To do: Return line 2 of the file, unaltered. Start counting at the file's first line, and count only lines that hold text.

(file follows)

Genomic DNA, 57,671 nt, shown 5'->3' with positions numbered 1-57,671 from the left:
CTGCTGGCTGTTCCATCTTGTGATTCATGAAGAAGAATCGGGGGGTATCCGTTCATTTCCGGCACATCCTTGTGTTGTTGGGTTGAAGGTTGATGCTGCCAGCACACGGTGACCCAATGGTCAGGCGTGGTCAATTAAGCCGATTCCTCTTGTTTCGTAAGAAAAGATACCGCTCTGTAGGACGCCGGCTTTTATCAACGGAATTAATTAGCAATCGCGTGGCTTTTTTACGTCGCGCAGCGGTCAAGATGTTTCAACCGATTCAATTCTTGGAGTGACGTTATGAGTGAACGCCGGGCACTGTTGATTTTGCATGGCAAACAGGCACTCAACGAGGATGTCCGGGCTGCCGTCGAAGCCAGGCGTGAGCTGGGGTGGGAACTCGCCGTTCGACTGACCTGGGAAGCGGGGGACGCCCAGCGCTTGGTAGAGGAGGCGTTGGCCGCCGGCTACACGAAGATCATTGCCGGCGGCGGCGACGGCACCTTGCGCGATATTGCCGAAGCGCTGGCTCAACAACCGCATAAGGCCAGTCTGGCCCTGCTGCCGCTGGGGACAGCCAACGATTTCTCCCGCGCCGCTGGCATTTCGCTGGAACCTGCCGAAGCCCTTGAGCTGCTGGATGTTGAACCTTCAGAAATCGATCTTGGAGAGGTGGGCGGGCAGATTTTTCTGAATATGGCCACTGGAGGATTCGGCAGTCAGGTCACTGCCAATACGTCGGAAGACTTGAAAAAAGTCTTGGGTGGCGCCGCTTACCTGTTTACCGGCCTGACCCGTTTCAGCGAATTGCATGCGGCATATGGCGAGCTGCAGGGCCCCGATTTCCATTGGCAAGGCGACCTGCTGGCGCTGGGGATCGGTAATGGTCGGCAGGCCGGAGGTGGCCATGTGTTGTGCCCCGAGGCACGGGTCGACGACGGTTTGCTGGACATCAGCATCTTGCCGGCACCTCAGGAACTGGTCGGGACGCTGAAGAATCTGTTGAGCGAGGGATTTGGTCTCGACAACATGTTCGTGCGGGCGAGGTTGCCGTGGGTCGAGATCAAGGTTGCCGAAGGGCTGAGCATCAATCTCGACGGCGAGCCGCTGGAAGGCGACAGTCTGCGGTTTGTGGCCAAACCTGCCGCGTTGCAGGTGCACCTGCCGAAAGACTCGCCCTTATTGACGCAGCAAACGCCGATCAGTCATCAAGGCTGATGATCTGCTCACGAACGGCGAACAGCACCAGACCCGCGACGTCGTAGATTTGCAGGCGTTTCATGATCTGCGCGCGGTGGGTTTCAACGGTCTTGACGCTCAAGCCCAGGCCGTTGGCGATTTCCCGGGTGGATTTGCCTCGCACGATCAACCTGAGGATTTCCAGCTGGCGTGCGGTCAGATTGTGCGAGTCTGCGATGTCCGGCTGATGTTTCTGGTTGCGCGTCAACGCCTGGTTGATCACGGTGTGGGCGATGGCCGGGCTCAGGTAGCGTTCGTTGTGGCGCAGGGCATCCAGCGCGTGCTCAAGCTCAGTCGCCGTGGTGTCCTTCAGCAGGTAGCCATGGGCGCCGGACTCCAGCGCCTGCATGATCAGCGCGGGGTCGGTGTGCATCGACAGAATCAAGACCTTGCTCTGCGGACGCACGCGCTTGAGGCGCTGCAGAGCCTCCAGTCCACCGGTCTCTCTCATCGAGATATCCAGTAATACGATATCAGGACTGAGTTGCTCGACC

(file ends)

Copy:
CTGCTGGCTGTTCCATCTTGTGATTCATGAAGAAGAATCGGGGGGTATCCGTTCATTTCCGGCACATCCTTGTGTTGTTGGGTTGAAGGTTGATGCTGCCAGCACACGGTGACCCAATGGTCAGGCGTGGTCAATTAAGCCGATTCCTCTTGTTTCGTAAGAAAAGATACCGCTCTGTAGGACGCCGGCTTTTATCAACGGAATTAATTAGCAATCGCGTGGCTTTTTTACGTCGCGCAGCGGTCAAGATGTTTCAACCGATTCAATTCTTGGAGTGACGTTATGAGTGAACGCCGGGCACTGTTGATTTTGCATGGCAAACAGGCACTCAACGAGGATGTCCGGGCTGCCGTCGAAGCCAGGCGTGAGCTGGGGTGGGAACTCGCCGTTCGACTGACCTGGGAAGCGGGGGACGCCCAGCGCTTGGTAGAGGAGGCGTTGGCCGCCGGCTACACGAAGATCATTGCCGGCGGCGGCGACGGCACCTTGCGCGATATTGCCGAAGCGCTGGCTCAACAACCGCATAAGGCCAGTCTGGCCCTGCTGCCGCTGGGGACAGCCAACGATTTCTCCCGCGCCGCTGGCATTTCGCTGGAACCTGCCGAAGCCCTTGAGCTGCTGGATGTTGAACCTTCAGAAATCGATCTTGGAGAGGTGGGCGGGCAGATTTTTCTGAATATGGCCACTGGAGGATTCGGCAGTCAGGTCACTGCCAATACGTCGGAAGACTTGAAAAAAGTCTTGGGTGGCGCCGCTTACCTGTTTACCGGCCTGACCCGTTTCAGCGAATTGCATGCGGCATATGGCGAGCTGCAGGGCCCCGATTTCCATTGGCAAGGCGACCTGCTGGCGCTGGGGATCGGTAATGGTCGGCAGGCCGGAGGTGGCCATGTGTTGTGCCCCGAGGCACGGGTCGACGACGGTTTGCTGGACATCAGCATCTTGCCGGCACCTCAGGAACTGGTCGGGACGCTGAAGAATCTGTTGAGCGAGGGATTTGGTCTCGACAACATGTTCGTGCGGGCGAGGTTGCCGTGGGTCGAGATCAAGGTTGCCGAAGGGCTGAGCATCAATCTCGACGGCGAGCCGCTGGAAGGCGACAGTCTGCGGTTTGTGGCCAAACCTGCCGCGTTGCAGGTGCACCTGCCGAAAGACTCGCCCTTATTGACGCAGCAAACGCCGATCAGTCATCAAGGCTGATGATCTGCTCACGAACGGCGAACAGCACCAGACCCGCGACGTCGTAGATTTGCAGGCGTTTCATGATCTGCGCGCGGTGGGTTTCAACGGTCTTGACGCTCAAGCCCAGGCCGTTGGCGATTTCCCGGGTGGATTTGCCTCGCACGATCAACCTGAGGATTTCCAGCTGGCGTGCGGTCAGATTGTGCGAGTCTGCGATGTCCGGCTGATGTTTCTGGTTGCGCGTCAACGCCTGGTTGATCACGGTGTGGGCGATGGCCGGGCTCAGGTAGCGTTCGTTGTGGCGCAGGGCATCCAGCGCGTGCTCAAGCTCAGTCGCCGTGGTGTCCTTCAGCAGGTAGCCATGGGCGCCGGACTCCAGCGCCTGCATGATCAGCGCGGGGTCGGTGTGCATCGACAGAATCAAGACCTTGCTCTGCGGACGCACGCGCTTGAGGCGCTGCAGAGCCTCCAGTCCACCGGTCTCTCTCATCGAGATATCCAGTAATACGATATCAGGACTGAGTTGCTCGACC